Dan O'Donnell

Dan O'Donnell

Common Sense Central is edited by WISN's Dan O'Donnell. Dan provides unique conservative commentary and analysis of stories that the mainstream media...Read More


The Enemy's Escort

War is a tragic constant of the human experience. For all of human history, we have been fighting one another over territory, ideology, or whatever reason we can find. But our common humanity is stronger even than our deepest divisions and, ultimately, compassion can triumph over conflict.

This is the Forgotten History of the Enemy’s Escort.

Charles Brown’s bomber was going down, and going down quickly. The young pilot was over enemy airspace, and Nazi anti-aircraft guns had taken out all but one of the engines on his B-17 Flying Fortress and badly injured much of his nine-man crew.

German fighter jets surrounded them and fired on them for more than 10 minutes as Brown tried to pilot his men out of danger. One of them was too badly hurt to parachute out, so they had no choice but to press on, even though it meant almost-certain death for them all. They were going down and they knew it.

On the ground, German fighter pilot Fritz Stigler—an ace with 27 confirmed kills—spotted the damaged B-17 and hopped in his plane. Within minutes, he had caught up and prepared to finish the Americans off. But as he approached, he noticed something odd: The Flying Fortress’ rear gun didn’t move to fire on him. In fact, it didn’t move at all.

Stigler flew closer to see what was going on. Through a massive hole in the fuselage, he could see the Americans frantically tending to what looked to be badly wounded men. They weren’t trying to fight back or defend themselves at all. They were sitting ducks.

Suddenly, Stigler remembered his days flying missions in North Africa. His commanding officer, Gustav Rodel, was a man of honor and told his pilots, “If I ever see or hear of you shooting at a man in a parachute, I will shoot you myself.”

Stigler could never fire on a defenseless enemy, and as he peered through the fuselage, he realized that these men were just like parachutists. He couldn’t bring himself to finish them off. Instead, he pulled up beside them and tried to get their attention. When they spotted him, he gestured to the ground and tried to mouth instructions to bring their plane down in nearby Sweden, where they would be safe from capture or worse.

But the men in Brown’s plane couldn’t understand what Stigler was trying to tell them, and Brown flew on. But instead of abandoning them, Stigler flew in formation with their plane—concealing himself so that anti-aircraft gunners on the ground wouldn’t realize what he was doing—and escorted them to safety.

Once they were safe over the waters of the North Sea, Brown—still unsure what Stigler was doing—ordered his turret gunner to train the weapon on Stigler’s plane as a message that he could leave them. When Stigler saw this, he understood and, giving a salute to the injured men, flew off back toward his base in Germany.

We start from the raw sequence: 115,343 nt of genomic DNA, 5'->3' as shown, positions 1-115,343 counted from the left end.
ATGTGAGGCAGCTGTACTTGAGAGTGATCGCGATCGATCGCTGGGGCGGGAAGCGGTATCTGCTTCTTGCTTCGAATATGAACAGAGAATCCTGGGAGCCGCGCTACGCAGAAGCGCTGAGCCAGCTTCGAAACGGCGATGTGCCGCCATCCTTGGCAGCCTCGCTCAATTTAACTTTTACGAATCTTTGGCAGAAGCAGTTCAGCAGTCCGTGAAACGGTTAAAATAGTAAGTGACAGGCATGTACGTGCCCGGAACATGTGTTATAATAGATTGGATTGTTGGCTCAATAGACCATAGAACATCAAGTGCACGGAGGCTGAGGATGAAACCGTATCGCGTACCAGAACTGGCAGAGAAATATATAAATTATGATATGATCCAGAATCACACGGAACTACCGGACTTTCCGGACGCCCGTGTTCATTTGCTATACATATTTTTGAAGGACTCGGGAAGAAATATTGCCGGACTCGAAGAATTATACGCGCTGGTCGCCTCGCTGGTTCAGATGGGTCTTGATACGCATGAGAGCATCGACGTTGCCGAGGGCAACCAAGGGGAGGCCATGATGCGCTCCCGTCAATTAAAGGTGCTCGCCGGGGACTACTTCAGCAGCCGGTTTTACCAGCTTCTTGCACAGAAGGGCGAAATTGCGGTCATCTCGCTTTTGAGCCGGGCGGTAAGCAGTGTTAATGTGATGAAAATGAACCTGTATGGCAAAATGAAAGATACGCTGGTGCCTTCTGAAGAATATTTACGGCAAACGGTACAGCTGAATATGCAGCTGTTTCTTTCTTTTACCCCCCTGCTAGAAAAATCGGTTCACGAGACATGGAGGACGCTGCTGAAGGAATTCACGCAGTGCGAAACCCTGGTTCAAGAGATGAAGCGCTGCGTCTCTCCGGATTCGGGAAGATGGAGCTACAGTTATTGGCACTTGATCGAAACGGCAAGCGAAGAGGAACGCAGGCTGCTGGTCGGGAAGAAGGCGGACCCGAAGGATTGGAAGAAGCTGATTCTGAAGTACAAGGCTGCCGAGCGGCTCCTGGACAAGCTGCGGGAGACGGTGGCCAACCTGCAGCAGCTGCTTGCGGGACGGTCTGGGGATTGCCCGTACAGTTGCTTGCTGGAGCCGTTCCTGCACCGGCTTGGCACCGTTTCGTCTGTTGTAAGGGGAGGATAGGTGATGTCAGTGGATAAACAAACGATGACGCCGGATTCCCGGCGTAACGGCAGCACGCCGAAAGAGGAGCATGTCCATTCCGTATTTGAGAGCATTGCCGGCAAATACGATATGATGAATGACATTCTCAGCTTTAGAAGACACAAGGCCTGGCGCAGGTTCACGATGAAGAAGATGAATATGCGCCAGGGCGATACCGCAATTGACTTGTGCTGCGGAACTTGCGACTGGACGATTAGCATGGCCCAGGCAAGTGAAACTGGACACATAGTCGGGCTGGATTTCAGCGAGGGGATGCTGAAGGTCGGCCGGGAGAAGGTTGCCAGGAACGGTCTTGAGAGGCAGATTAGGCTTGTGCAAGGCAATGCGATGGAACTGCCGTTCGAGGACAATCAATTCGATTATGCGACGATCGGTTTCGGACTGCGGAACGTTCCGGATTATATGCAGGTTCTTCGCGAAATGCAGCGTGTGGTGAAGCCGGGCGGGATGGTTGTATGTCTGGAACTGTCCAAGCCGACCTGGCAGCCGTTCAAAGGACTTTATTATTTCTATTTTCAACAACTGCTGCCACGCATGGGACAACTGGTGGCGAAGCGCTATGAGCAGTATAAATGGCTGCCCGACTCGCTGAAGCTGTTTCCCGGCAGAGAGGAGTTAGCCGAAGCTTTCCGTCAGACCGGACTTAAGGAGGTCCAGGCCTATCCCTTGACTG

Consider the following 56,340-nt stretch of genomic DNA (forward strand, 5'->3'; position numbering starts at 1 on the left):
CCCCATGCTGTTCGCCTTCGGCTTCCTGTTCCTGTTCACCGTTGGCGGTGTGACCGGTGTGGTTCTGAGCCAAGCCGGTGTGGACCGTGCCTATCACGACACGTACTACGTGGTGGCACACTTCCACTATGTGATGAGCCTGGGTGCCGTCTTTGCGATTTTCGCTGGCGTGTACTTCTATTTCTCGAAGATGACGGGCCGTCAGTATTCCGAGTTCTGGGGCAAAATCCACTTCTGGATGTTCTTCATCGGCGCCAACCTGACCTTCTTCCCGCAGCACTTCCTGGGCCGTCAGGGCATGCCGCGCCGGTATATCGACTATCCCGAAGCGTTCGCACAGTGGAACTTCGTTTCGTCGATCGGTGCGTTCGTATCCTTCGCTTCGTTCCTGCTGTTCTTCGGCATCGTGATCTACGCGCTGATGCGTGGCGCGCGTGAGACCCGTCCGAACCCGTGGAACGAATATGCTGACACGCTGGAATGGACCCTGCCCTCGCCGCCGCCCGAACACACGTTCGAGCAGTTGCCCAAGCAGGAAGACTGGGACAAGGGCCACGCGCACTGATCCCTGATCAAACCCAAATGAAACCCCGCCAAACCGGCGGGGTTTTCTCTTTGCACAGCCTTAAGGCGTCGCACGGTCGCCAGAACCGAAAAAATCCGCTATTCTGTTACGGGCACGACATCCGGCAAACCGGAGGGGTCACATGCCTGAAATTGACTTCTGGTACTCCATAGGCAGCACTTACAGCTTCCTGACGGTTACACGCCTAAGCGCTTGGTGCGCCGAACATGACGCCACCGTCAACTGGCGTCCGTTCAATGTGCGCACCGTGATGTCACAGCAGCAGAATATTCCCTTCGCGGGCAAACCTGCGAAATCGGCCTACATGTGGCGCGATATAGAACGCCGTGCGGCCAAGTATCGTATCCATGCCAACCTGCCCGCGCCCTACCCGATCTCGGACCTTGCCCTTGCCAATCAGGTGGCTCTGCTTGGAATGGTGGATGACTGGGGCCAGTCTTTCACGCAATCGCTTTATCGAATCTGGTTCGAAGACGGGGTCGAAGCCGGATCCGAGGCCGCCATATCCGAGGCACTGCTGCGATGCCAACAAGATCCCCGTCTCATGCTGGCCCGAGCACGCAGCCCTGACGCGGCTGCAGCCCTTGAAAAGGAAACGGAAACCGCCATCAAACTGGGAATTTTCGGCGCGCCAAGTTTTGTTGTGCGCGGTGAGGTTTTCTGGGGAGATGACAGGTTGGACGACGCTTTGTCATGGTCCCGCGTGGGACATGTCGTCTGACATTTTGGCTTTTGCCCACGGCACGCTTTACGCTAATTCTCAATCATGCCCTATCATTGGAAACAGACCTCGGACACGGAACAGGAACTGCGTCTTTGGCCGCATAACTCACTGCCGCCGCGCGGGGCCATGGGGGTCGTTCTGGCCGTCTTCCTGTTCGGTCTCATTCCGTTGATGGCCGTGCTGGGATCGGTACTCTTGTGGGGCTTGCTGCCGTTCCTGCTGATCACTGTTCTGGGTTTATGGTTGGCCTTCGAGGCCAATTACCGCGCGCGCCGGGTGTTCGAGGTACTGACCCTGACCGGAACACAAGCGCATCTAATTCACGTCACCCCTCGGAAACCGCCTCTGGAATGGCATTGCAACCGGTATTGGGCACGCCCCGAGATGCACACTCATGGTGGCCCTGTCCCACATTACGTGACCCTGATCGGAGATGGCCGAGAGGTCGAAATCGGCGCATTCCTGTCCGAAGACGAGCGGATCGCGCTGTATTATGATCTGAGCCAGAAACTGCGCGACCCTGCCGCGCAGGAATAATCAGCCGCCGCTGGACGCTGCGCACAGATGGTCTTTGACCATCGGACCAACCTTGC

Brown managed to safely land the plane at a British airfield. All but one of his men had survived and couldn’t believe how. Had a Nazi really escorted them to safety? Brown’s superiors ordered him never to breathe a word of what had happened: If other pilots ca ught wind of a Nazi fighter showing such compassion, it would humanize the enemy and make them far more difficult to shoot down.

Brown never spoke of the incident again. Neither did Stigler, who knew if anyone ever learned what he had done, he would be court martialed or even executed for treason. When the war ended, Stigler was so disgusted with what the Nazis had done to his country that he left it for good, moving to Canada and becoming a successful businessman. Brown served in the newly-formed US Air Force until 1965 and as a State Department foreign service officer for an additional seven years before moving to Miami and becoming an inventor.

Neither man spoke of their encounter for years until 1986, when Brown was asked to attended a combat pilot reunion event, where he was asked if anything unusual had ever happened to him on a bombing run. Brown thought for a moment and, for the first time in decades, recounted the story of the compassionate enemy pilot who had escorted his men to safety.

Brown then decided that he needed to find out who this man was so that he could properly thank him for saving their lives. He pored through American and German records but couldn’t find anything. He was stumped. As a last ditch-effort, he wrote a letter to a newsletter that was widely read by combat pilots.

A few months later, he received a response. He eagerly called the phone number the letter-writer had provided and, after talking a few minutes, Brown realized that Fritz Stigler was the man who had heroically spared his life. The two talked for hours and wrote letters to each other for months. They visited as often as possible and became like a pair of old war buddies.

For 18 years, from the time they reunited until their deaths—just months apart in 2008—they were as close as two friends could be; bound together for eternity by an act of extreme compassion that proves that the ties of humanity are stronger even than the horrors of war.

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